While there's always pressure to get the No. 1 pick right, the improving Rays imposed some extra heat on themselves this time because they're hoping it will be years before they'll be in a position to select first again.
Tampa Bay whittled its list of candidates for the top pick to five, then trimmed it to two -- Beckham and Posey, a converted shortstop who developed into one of college baseball's top offensive and defensive catchers over the past year.
"It was an active debate, but I think at the end of the day when push came to shove and we were racing time, I think it was pretty clear to everybody that Tim Beckham was the guy at the top of our board," Rays executive vice president of baseball operations Andrew Friedman said.
"We feel like he's got an advanced approach to the game, a genuine enthusiasm for what he does, and we feel like he's got a great chance to be an impact player in the major leagues."
The Rays called Posey a few hours before the draft to inform him that they were going to select Beckham. The Florida State star, hitting a Division I-leading .468 heading into this week's NCAA super regionals, wound up going to the San Francisco Giants with the fifth pick.
The Florida Marlins, picking sixth, took California high school catcher Kyle Skipworth, whom many consider the top prep prospect at his position since Joe Mauer was selected No. 1 overall by Minnesota seven years ago.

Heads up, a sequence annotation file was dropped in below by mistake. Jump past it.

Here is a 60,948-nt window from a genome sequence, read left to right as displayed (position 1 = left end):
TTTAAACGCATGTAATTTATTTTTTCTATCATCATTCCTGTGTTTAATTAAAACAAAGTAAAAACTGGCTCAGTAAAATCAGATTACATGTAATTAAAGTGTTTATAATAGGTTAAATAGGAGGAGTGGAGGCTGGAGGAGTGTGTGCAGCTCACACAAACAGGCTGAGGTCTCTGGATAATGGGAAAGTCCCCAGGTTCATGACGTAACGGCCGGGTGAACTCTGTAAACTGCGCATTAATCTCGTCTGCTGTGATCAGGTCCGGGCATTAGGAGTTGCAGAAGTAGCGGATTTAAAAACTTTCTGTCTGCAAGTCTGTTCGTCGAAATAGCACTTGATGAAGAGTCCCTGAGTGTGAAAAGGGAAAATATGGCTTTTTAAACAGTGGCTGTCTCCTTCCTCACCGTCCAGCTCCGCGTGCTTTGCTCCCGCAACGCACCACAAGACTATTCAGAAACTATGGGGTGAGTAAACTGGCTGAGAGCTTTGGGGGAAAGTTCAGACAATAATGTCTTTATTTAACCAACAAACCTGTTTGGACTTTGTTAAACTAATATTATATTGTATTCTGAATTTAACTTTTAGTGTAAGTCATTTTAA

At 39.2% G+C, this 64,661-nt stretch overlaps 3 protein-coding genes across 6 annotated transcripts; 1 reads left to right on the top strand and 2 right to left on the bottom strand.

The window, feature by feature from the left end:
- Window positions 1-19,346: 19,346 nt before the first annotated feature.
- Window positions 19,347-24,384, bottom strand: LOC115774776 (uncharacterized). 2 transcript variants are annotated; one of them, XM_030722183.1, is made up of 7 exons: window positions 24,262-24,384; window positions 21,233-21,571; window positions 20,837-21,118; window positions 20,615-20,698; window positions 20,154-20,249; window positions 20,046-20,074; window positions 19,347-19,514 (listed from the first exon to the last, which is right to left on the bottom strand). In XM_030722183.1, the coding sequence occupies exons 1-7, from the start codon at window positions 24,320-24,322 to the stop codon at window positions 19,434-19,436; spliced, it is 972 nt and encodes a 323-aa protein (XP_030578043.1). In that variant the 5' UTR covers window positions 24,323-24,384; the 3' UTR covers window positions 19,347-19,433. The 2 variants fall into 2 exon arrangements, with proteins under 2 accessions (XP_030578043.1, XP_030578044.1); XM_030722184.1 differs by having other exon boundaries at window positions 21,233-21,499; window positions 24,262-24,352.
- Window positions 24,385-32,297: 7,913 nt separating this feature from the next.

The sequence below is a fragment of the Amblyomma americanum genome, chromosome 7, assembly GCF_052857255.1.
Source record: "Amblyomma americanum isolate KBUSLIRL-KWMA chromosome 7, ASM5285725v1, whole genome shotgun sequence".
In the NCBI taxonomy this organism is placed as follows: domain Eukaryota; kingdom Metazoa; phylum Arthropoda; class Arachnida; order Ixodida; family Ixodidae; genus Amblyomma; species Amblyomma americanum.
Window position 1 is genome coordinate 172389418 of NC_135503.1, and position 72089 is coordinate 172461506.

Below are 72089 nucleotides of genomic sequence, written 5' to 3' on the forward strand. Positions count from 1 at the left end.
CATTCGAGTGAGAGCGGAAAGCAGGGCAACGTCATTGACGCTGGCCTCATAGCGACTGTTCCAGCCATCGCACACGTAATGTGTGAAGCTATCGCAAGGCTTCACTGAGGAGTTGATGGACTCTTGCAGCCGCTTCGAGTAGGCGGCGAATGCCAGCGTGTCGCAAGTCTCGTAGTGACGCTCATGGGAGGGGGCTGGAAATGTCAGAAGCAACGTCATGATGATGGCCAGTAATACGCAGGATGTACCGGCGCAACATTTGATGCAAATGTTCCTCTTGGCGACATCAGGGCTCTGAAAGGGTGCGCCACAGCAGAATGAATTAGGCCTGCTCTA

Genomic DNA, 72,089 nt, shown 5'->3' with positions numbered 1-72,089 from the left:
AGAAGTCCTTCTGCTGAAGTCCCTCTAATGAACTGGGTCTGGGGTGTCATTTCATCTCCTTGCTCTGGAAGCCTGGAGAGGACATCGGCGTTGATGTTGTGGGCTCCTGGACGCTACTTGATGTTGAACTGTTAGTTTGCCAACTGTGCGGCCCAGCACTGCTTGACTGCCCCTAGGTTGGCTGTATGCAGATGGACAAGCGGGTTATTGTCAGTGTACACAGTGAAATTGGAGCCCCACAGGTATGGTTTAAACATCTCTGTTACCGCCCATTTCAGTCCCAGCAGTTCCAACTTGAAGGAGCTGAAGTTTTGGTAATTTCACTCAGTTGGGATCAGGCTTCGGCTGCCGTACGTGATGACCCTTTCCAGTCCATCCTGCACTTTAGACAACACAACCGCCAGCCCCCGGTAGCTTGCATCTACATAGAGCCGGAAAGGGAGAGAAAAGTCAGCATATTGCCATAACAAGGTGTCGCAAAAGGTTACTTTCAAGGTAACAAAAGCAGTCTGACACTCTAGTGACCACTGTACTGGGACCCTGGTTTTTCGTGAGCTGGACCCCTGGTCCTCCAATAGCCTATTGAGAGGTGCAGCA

Rounding out the top 10, the Cincinnati Reds took Miami slugger Yonder Alonso seventh, the Chicago White Sox picked Georgia shortstop Gordon Beckham (no relation to Tim) eighth, the Washington Nationals tabbed Missouri pitcher Aaron Crow and the Houston Astros selected Stanford catcher Jason Castro.
It's the fourth time Tampa Bay has had the No. 1 pick in the club's 11-season history. It picked outfielders Josh Hamilton in 1999 and Delmon Young in 2003.
The Rays think the 18-year-old Beckham is more advanced offensively than defensively at this point, but they're confident he has the athleticism, work ethic and attitude to become a complete player.
Second baseman Jemile Weeks, brother of Milwaukee's Rickie Weeks, was one of three University of Miami players selected in the opening round, going to the Oakland Athletics at No. 12.
While six first basemen were selected within the first 23 picks, only two pitchers -- Matusz and Crow -- were taken in the top 10. But seven pitchers were chosen during a 10-pick stretch from No. 19 to No. 28, where the New York Yankees went for California prep right-hander Gerrit Cole.
Two teams, Minnesota and the New York Mets, had two picks in the first round.
Davis is the son of former big league pitcher Ron Davis. Daniel Schlereth, the University of Arizona pitcher selected 26th by the Diamondbacks, is the son of former Broncos offensive lineman and current ESPN football analyst Mark Schlereth.
In the sixth round, the Chicago White Sox selected Wichita State center fielder Kenny Williams Jr., son of the team's general manager.